Book Review: United States of Pie by Adrienne Kane
Adrienne Kane's United States of Pie is a great introduction to the pie-baking trend that's making for very happy dessert-lovers from San Francisco to Brooklyn. Chock-full of recipes and tips, it'll have you baking up a storm.
You may take issue with American culture or politics (I often do!) but there's one thing, at least, we do right: pie. From the delicious, traditional fruit and nut pies of the Deep South to the uber-tasty, seasonal innovations of artisanal pieshops like Brooklyn's Four & Twenty Blackbirds, pie is where it's at. And a new book, United States of Pie by Adrienne Kane (Ecco, 2012) will help you get your pie on wherever you are.
What's it about? This book is the perfect celebration to mark the groundswell in pie-making that's hit the United States in recent years. I can't describe my glee at pie's glamorization - there's no better dessert than a cool slice of pie (or a hot one, if you're lucky!). This book takes you from step to step, region to region, until you're a pie-making expert.
The intro: It's funny how many folks discover craft as a way of dealing with some kind of displacement. In the author's case, she found herself living in New Haven, Connecticut when her husband got a teaching job at Yale University. Feeling homesick, she started to explore the food she'd loved as a child - the down-home, traditional cooking her South Dakota-borngrandmother seemed to produce so effortlessly.
Encouraged by her husband to explore the University's cookbook collection, she - after getting over her disbelief that Yale even HAD a cookbook collection - fell in love with the generations of pie cookery described within.
The projects: Pies of all levels of obscurity, made from all kinds of ingredients. If you love Southern food, you'll adore oddball pies like Sweet Potato Meringue. Like fruit? Try a rhubarb pie (called 'pie-plant' in colonial America), Californian Apricot-Ginger Pie, or treat yourself to an authentic Banana Cream Pie.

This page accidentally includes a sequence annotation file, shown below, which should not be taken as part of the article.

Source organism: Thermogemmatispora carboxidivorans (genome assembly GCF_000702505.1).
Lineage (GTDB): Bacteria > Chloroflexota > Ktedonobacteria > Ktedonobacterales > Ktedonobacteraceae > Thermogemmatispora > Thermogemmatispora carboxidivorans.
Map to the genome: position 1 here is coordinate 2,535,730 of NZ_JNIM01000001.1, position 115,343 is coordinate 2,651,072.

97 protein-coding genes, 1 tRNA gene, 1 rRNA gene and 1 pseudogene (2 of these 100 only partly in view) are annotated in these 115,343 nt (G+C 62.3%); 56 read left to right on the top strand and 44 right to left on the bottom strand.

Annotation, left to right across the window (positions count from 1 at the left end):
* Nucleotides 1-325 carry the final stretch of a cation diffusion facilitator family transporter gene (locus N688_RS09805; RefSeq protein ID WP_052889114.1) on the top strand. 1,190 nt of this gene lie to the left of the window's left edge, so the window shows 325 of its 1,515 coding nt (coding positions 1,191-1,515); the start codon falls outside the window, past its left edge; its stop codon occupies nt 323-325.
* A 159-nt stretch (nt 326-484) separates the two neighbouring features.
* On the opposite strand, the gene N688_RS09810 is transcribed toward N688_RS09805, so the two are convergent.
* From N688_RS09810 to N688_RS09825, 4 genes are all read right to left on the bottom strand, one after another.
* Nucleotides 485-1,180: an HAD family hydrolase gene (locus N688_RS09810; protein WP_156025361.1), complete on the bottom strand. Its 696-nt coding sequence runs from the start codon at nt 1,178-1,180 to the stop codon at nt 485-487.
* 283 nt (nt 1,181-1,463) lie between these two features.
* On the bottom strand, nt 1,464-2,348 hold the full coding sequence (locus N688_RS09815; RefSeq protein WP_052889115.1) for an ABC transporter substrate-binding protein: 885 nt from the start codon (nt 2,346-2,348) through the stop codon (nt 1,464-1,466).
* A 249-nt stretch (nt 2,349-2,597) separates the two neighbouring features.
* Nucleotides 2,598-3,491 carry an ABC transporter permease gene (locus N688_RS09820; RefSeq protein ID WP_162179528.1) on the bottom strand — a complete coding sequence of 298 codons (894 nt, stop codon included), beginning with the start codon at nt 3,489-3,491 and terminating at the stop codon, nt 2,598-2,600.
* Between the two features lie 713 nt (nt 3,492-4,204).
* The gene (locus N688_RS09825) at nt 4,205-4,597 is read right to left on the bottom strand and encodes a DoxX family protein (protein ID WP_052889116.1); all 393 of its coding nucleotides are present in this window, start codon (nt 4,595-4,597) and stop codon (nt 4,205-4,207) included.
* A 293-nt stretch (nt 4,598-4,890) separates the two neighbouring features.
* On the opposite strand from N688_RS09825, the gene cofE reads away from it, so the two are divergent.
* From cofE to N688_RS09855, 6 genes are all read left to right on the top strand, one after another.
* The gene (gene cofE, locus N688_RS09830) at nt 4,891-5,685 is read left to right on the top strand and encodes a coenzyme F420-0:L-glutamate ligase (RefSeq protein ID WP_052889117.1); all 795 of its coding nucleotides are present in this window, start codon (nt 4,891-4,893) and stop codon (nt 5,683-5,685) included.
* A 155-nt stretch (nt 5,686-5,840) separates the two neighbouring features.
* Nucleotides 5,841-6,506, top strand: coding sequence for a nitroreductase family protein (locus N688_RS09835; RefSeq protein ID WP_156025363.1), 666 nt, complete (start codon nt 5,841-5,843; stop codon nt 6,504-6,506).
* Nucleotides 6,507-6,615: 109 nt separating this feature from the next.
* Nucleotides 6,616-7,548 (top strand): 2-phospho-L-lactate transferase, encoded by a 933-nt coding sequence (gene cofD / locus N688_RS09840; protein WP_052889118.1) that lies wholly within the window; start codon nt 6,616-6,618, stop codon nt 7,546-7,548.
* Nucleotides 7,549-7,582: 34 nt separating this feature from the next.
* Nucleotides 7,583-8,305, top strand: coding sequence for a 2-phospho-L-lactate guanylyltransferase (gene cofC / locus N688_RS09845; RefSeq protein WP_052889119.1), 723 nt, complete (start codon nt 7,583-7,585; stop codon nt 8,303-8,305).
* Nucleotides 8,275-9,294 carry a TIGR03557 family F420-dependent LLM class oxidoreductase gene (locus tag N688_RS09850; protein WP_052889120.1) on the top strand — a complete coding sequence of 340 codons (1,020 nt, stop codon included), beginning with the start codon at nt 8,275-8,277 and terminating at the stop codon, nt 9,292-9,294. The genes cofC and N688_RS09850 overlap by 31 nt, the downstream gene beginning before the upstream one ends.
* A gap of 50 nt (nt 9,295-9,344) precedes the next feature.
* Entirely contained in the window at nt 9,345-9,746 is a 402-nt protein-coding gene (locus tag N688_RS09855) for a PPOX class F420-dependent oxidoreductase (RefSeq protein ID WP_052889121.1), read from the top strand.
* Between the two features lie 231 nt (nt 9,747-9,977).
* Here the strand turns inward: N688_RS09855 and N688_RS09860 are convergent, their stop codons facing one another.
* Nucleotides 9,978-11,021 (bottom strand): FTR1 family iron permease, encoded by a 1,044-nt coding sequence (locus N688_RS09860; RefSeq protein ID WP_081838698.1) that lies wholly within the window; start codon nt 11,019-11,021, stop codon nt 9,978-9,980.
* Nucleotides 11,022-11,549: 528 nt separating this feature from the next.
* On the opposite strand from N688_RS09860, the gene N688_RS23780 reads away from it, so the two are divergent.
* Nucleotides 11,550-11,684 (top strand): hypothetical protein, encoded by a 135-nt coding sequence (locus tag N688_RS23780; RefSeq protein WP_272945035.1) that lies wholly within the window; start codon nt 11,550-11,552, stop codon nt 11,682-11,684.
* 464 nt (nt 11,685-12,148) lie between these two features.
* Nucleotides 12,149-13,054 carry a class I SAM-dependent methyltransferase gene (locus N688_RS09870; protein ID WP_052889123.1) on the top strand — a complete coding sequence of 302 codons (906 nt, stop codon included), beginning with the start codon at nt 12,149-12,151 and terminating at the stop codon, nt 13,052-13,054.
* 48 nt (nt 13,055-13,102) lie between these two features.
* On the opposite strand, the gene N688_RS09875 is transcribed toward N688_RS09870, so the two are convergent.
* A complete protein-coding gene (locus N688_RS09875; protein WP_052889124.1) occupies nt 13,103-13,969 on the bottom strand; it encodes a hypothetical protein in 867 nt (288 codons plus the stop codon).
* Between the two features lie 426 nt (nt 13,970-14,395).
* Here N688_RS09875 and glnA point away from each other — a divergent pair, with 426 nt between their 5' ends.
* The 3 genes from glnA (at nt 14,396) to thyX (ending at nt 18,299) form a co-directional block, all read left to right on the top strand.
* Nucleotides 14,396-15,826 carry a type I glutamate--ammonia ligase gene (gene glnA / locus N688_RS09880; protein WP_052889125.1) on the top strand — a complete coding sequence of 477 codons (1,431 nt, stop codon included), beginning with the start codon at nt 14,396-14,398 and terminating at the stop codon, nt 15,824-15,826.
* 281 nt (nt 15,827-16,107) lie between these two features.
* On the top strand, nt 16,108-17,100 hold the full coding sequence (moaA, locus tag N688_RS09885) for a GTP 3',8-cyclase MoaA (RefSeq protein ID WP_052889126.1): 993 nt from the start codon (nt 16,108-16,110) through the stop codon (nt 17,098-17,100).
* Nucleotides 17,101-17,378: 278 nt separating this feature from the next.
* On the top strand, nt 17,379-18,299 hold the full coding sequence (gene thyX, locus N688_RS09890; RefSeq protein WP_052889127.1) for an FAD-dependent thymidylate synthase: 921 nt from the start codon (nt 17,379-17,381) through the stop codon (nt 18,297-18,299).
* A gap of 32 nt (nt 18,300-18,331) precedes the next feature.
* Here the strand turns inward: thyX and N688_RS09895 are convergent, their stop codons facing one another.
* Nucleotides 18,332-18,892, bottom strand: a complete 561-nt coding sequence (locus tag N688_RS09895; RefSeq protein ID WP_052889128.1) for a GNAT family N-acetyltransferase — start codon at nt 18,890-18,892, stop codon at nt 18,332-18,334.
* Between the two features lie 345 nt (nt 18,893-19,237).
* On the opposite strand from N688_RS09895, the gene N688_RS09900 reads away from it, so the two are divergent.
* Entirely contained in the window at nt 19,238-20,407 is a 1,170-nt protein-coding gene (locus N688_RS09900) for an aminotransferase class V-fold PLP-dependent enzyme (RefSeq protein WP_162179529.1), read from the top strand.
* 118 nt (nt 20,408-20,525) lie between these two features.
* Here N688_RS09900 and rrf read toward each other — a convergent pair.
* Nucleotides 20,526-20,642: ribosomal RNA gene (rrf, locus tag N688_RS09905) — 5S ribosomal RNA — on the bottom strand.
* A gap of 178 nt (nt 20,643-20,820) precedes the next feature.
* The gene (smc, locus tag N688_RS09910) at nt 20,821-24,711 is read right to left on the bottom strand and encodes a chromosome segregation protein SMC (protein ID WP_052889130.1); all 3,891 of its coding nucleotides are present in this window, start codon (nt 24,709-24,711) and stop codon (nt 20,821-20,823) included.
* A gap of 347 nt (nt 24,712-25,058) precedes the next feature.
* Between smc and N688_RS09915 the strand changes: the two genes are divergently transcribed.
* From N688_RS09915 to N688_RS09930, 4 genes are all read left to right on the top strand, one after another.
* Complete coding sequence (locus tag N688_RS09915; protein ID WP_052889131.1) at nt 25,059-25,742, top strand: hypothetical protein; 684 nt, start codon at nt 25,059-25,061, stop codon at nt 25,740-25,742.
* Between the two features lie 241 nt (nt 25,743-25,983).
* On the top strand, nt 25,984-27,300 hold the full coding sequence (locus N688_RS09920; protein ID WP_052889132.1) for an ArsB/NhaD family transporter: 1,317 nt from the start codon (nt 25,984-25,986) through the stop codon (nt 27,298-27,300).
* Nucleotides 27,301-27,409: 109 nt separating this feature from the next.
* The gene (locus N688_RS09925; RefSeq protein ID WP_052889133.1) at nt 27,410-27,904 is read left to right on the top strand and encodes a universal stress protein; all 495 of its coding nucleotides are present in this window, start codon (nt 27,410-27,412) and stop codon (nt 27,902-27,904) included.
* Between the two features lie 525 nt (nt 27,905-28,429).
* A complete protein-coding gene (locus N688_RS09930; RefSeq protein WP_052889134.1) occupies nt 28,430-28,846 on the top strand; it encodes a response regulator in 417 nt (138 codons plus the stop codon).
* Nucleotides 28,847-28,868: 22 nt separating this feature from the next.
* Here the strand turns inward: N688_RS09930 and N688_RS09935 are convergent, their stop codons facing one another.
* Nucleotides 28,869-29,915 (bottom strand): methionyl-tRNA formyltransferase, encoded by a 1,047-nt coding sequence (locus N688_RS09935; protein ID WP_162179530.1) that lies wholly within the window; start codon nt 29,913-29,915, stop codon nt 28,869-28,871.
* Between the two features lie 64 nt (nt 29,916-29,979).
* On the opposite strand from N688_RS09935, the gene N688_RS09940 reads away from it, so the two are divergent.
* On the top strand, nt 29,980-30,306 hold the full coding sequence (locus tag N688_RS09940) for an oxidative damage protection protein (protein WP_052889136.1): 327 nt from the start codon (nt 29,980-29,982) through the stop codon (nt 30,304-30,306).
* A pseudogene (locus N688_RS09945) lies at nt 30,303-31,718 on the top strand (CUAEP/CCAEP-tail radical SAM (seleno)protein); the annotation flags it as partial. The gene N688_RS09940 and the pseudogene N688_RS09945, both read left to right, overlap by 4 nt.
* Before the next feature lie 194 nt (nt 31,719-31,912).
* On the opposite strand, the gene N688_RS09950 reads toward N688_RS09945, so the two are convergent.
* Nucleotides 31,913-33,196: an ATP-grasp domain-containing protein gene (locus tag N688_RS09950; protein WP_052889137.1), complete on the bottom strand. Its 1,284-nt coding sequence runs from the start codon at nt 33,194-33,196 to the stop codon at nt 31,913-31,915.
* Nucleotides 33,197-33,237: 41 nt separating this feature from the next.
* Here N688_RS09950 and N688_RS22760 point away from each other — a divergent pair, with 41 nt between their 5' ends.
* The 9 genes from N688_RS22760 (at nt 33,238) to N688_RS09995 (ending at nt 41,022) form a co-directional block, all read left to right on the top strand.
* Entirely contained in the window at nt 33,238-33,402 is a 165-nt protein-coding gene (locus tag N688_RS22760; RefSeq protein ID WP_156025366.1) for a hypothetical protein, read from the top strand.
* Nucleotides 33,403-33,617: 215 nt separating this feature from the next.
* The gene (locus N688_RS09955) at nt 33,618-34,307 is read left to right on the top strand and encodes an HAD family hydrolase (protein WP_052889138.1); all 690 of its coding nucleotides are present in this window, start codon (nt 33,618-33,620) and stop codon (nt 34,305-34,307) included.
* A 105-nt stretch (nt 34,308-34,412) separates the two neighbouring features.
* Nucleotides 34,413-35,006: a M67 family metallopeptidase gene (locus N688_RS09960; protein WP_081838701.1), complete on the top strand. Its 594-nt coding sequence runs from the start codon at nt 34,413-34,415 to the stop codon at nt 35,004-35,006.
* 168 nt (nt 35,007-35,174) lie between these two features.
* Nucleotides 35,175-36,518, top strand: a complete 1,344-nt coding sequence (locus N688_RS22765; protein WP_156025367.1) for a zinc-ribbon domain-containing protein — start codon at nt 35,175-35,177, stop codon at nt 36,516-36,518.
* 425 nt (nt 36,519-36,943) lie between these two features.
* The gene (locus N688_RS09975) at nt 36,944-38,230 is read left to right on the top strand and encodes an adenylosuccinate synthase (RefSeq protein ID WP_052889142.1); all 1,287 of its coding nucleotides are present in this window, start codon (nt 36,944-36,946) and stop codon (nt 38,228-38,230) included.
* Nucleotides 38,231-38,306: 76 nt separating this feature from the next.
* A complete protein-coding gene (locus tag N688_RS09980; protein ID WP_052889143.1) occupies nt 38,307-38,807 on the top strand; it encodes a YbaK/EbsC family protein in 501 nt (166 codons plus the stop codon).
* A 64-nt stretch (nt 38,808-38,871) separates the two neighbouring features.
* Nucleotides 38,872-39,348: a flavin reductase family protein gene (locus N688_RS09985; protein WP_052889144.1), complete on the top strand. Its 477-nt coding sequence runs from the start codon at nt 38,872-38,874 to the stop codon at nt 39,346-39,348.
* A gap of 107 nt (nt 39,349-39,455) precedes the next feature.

Readers from the UK might be interested to see recipes such as Bakewell Pie and homemade Mincemeat Pie - reflections of our country's shared history, as well as the diehard Angophilia of 19th century home cooks. (Fun fact: here in America we always made mincemeat pies full-size - never the mini-pies you see for sale in the UK).
Luckily, Adrienne is very clear about what she means by each ingredient - you'll have to invest in a set of cups to bake from this book, but at least you won't be left guessing as to what kind of salt or butter to use.
What else is there? As the book is divided regionally, each chapter starts off with a story about someone or something that makes that place special - whether it's the social outreach that Jen Biddle has managed to accomplish with her tasty Texas Pie Kitchen desserts, or the history of the Oregon-bred, California-grown olallieberry. Also, keep an eye out for red-tinged pages throughout the book - these hold details on ingredients and techniques you'll get to know as you wade deeper into pie-making. I loved the one called 'About Lard!'
Craft type: cooking up a storm!
As they say in my local pie shop...save your fork - there's pie!
[Image of Four & Twenty Blackbirds via Serious Eats.]